Chicken roasted in a cast-iron pan. Photo by Donna Turner Ruhlman.

Roast chicken is a symbol, an emblem of easy exquisite home cooking, of cooking together. And really satisfying, nourishing food. The world is better on days when we roast a chicken for our family, friends (and lovers, of course—the best roast chicken of all). Which is why I’m posting another shot of one of our roast chickens. With hope.

I’m cooking for a band of sailors prone to shouting “FUCK OFF!” at one another and then laughing uproariously. No roast chicken for them. Steak, lobster, pulled pork, and duck cooked in duck fat. (I cheated a bit by ordering these amazing ones from D’Artagnan; leftovers will become duck rillettes tonight; I have to get some work done, after all.)

No better crowd to cook for, than these hearty blokes.

…Ah, Key West…

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© 2013 Michael Ruhlman. Photo © 2013 Donna Turner Ruhlman. All rights reserved.


14 Wonderful responses to “Roasted Chicken”

  • Lisa

    i love roast chicken! but I have not had much success with high temp roasting. I can try again… Thanks..

  • Natalie B

    Love your roast chicken method Michael. I tried it after reading ruhlman’s twenty and was very impressed with how moist the meat was! My only issue was the smoking but my convection button helped with that.

  • Kathy

    Roasted chicken is the best thing ever. I’ve actually got a chicken carcass and a bunch of veggies and herbs in my slow-cooker right now, making stock, and the house smells AMAZING.

  • Leslie D.

    I love Roast Chicken and Key West! Check out the Live Bait Lounge at Key West Bait and tackle shop…….great place for bait and a cool drink! If your timing is right a whole hog will be in their Caja China!

  • Mike

    How ironic on you listing your Schmaltz app as I was just looking at the shopping list for the Potato Kugel!

  • Weiss

    I finally got around to using your perfect roast chicken recipe a couple of weeks ago! No cast iron pan, and it was actually my first roast chicken ever. It was still perfect 🙂 thank you.

  • Terry

    Tried an experiment last week marinading a chicken for 24 hours in buttermilk…then rinsing thoroughly…seasoning, trussing and roasting as usual. The meat was exceptionally tender and moist with none of the “flabbiness” that can come with over-brining. Only caveat is that this tends to cause the bird to brown more quickly.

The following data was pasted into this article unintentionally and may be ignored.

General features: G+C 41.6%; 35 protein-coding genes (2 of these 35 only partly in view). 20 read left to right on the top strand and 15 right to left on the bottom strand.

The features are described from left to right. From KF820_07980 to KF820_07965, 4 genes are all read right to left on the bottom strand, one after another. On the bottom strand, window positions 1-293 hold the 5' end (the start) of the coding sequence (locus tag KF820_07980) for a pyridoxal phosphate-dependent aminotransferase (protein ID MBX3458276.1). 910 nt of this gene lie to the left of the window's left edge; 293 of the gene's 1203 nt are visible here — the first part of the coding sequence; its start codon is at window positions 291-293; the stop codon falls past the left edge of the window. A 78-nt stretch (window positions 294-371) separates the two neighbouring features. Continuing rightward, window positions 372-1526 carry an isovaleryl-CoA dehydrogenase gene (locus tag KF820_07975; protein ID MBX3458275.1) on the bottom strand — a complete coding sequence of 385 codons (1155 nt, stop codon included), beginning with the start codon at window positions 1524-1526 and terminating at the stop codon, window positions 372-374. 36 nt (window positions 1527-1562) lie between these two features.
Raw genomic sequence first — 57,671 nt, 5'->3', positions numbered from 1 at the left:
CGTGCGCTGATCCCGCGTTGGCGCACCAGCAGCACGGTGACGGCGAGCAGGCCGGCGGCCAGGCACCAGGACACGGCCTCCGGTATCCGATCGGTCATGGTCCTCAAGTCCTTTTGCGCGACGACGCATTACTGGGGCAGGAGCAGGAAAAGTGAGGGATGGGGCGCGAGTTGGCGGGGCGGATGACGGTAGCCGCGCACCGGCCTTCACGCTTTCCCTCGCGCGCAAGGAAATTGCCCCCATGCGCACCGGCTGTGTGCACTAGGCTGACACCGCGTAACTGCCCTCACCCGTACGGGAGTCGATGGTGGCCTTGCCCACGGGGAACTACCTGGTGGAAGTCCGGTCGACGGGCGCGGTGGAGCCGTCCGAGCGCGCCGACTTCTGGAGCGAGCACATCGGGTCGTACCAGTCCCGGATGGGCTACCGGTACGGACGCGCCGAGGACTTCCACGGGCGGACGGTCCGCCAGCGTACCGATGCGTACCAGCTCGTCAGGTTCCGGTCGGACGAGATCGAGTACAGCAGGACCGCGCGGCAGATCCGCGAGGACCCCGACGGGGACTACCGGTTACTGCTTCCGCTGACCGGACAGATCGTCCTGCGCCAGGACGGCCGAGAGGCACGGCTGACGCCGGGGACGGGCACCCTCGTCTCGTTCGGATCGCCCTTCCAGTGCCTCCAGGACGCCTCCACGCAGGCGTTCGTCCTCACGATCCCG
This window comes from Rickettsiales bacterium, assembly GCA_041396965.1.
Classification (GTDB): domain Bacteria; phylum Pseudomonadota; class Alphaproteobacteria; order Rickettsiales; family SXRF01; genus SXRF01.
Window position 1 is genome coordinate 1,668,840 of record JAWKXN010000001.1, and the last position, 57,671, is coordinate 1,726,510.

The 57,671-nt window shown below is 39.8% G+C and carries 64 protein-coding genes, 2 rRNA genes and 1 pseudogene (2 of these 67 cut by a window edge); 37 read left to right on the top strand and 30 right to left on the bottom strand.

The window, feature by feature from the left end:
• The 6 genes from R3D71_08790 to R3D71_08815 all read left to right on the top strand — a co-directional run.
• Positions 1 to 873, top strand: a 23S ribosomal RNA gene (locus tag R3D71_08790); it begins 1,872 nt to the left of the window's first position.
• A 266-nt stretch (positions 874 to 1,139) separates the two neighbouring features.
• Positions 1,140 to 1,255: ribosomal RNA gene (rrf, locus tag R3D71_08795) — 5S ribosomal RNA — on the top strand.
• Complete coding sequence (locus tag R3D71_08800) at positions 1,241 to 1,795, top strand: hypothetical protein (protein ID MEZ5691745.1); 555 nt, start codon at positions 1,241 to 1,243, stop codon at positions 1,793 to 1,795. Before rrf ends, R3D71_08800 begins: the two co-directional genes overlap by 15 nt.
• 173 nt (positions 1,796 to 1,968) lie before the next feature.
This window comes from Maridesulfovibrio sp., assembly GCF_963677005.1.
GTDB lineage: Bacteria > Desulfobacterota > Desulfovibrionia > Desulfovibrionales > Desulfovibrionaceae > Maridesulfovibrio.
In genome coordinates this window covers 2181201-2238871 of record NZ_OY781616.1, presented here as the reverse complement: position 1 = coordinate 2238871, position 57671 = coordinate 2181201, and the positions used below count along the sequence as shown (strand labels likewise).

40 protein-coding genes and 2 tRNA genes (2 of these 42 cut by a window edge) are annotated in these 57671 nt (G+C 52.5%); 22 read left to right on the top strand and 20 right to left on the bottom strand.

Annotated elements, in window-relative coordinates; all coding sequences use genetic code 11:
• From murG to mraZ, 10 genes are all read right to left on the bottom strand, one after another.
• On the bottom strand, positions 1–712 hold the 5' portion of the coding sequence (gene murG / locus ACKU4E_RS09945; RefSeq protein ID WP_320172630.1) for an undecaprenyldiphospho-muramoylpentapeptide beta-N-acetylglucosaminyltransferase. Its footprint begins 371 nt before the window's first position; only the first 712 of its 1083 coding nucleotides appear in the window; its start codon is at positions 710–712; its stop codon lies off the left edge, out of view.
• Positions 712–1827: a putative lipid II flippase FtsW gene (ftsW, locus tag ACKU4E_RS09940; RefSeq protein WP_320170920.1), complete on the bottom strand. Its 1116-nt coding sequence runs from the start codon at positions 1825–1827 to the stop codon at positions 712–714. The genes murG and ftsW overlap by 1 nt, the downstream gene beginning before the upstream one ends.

• Tags

    The Charlie Rose show recently had a clip show called “Great Food and Great Chefs,” and during the Thomas Keller segment he asked Keller what his favorite food was, and his reply was “roast chicken.” Charlie said, “Mine, too.”

  • Rachel

    I make your high-temperature roast chicken (with just a healthy dose of salt on it, like you suggested) all the time, then serve it with a whole-grain mustard dipping sauce I make from the drippings. It is one of my absolute favorites, both becaues my husband practically licks his plate he likes it so much, and because I can make three quarts of delicious stock from the carcass. It’s a great cheap, delicious, easy meal.

  • Pat Barnes

    Love a simple roast chicken! I did one the other day and used Jaque Pepein’s method from “Essential Pepin”. 425 oven. Lay the chicken on one side(thigh/leg area) and roast for 20 min. Then other side for 20 min. Finally on back and finish for 20 min. These tiems are for a 3-1/2 lb. chicken. Mine was 5+ so I went 22-22 and 25 on time and let it rest for a while. Best I ever made/ate.

  • Kathy

    I’d had a bad day, I was exhausted, and all I wanted was…. roast chicken! Two days ago I had my first go at your recipe from Ruhlman’s 20 – cast iron pan and all ( I even watched the trussing video). Perfect.

  • goober

    Use the old broiler pan to avoid smoke when roasting high heat chicken. Line the pan with foil, then fill it with oiled and seasoned slices of potatoes and onions. The drippings from the bird up top fall on the veggies and do not burn. The veggies are a great side, and the extra drippings can be poured off to make killer gravy.

    I came up with this myself. You are welcome.